Show & Tell: Rococo Microscope
The J. Paul Getty Museum, Los Angeles
This Rococo Parisian microscope, created around 1751, is made of bronze, enamel, shagreen (untanned leather, sometimes coming from the skin of sharks), and glass. The J. Paul Getty Museum, which holds the item, writes that the microscope still works; “the case is fitted with a drawer filled with the necessary attachments such as tweezers, extra lenses, and slides of such items as geranium petals, hair, fly wings, and fleas.”
The microscope’s mechanism was designed by Michel-Ferdinand d’Albert d’Ailly, a French nobleman (the sixth duke of Chaulnes), who lived between 1714 and 1769. In a mid-19th-century biography, the English Society for the Diffusion of Useful Knowledge described the duc de Chaulnes, a veteran of the Seven Years’ War, as “a zealous amateur of scientific pursuits.” He was also an honorary member of the French Royal Academy of Sciences and published several papers on optics, astronomy, and optical instruments.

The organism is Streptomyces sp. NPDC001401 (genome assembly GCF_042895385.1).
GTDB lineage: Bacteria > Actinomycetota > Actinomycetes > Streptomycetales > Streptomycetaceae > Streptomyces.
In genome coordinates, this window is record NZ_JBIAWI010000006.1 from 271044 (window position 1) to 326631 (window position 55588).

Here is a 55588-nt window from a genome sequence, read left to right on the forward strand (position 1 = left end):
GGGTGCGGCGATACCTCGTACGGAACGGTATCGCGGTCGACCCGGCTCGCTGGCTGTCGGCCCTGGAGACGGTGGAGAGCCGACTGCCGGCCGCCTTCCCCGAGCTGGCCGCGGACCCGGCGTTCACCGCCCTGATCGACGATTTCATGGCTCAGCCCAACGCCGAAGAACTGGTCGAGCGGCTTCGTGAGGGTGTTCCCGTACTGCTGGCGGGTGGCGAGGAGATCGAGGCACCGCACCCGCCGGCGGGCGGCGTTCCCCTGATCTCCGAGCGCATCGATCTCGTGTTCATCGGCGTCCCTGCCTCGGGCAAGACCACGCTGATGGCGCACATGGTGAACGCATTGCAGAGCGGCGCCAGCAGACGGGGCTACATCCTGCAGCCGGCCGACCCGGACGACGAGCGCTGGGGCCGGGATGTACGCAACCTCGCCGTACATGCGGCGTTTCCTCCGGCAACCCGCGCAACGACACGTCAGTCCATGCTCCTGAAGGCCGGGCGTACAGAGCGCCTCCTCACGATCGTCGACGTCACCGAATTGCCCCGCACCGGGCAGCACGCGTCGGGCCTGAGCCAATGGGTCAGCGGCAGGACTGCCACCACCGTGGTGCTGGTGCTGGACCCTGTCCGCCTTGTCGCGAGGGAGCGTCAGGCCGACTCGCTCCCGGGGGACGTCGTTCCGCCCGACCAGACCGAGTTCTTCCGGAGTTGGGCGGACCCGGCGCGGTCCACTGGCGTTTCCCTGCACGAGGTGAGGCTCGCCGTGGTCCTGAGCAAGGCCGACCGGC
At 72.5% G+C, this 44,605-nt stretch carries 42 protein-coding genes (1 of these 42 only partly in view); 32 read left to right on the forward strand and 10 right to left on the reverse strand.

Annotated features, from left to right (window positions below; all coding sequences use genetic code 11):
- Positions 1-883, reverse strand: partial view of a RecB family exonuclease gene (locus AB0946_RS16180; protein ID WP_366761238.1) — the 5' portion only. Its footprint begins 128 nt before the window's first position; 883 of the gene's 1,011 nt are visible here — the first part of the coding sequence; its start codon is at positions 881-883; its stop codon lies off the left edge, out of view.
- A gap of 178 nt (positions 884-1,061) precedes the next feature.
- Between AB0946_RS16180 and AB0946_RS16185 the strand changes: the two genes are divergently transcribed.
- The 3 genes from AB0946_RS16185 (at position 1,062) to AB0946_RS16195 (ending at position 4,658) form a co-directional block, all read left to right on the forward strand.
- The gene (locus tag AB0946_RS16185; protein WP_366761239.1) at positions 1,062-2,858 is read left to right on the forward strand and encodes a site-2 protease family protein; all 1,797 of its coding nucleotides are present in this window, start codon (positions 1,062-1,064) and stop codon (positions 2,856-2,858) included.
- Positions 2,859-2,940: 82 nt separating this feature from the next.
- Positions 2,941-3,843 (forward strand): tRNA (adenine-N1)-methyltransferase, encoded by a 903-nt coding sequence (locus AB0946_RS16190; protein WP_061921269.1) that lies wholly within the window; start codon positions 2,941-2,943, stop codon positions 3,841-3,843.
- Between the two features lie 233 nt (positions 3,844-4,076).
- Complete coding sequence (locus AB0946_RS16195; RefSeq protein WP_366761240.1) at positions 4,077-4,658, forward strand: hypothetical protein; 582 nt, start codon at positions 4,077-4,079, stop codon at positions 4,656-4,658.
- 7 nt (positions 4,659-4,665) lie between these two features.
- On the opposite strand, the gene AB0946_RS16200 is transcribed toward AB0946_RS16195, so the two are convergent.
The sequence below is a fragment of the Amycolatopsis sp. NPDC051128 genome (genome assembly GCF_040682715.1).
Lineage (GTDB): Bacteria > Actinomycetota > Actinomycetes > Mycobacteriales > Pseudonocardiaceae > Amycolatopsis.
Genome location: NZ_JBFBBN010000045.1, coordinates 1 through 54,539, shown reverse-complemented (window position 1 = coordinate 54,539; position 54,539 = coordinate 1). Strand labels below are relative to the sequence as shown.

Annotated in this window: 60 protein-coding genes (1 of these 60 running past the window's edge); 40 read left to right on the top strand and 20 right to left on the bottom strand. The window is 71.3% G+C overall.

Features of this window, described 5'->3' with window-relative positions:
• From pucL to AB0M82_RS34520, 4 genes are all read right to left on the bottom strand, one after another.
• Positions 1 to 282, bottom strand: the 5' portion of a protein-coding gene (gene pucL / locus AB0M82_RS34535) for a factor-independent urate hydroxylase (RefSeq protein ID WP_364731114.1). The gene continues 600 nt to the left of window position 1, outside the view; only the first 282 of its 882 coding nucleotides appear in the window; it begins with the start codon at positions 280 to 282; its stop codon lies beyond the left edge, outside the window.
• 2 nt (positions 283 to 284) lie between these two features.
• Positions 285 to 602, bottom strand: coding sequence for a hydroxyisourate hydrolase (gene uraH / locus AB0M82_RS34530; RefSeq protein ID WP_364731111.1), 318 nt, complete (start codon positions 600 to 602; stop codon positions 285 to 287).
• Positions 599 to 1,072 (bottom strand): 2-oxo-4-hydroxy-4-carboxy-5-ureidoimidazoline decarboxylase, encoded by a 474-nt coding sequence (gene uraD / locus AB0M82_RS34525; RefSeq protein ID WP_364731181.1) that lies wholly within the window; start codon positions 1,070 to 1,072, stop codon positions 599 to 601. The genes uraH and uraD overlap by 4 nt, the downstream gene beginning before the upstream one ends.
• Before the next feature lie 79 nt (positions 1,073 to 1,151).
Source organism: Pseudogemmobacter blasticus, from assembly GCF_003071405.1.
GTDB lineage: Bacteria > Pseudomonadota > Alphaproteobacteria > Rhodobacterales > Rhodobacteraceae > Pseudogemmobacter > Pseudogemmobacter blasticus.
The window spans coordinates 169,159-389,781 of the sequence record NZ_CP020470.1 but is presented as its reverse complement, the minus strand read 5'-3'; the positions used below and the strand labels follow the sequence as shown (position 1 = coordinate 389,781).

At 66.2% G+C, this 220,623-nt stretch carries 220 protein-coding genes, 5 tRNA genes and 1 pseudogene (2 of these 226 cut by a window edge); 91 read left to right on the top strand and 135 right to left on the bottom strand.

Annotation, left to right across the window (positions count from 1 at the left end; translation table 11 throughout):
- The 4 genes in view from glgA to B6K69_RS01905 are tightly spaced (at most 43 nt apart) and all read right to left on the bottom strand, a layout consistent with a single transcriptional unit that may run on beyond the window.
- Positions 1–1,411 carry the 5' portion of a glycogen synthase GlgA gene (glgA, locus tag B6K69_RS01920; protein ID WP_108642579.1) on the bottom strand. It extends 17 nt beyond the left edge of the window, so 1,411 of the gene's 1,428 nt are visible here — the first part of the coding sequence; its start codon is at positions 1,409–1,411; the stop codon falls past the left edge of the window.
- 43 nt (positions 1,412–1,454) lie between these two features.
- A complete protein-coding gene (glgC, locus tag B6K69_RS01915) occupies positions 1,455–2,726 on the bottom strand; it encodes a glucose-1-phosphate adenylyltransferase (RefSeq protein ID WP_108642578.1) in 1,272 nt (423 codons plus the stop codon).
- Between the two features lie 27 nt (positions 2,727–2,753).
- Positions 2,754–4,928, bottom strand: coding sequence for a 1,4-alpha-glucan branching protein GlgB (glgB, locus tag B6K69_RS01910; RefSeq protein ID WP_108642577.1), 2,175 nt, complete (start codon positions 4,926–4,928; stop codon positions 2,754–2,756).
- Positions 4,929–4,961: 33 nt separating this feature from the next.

This microscope, the Getty writes, was made for a man much like de Chaulnes—“an aristocratic amateur scientist,” who might have used it at home to explore his collection of natural specimens. During the 18th and 19th centuries, in Europe, such collections were often arranged as cabinets de curiosité—small in-home natural history museums holding exotic and interesting specimens, which doubled as displays of power and wealth for the people who owned them. This microscope’s gorgeous style would have added further to the owner’s image as an affluent person who cared about intellectual pursuits.
Jacques Caffieri, a bronze caster whose work in the Rococo style won him favor with King Louis XV and his family in the first half of the 18th century, apparently designed the microscope’s curvy mounts. The Getty has digitized a few images of Caffieri’s other pieces—a wall clock and a wall light—showing how he executed similar Rococo motifs for more purely decorative items. “A microscope of this same model belonged to Louis XV,” the Getty writes, “and was part of his observatory at the Château de la Muette.”
Header image via The J. Paul Getty Museum, Los Angeles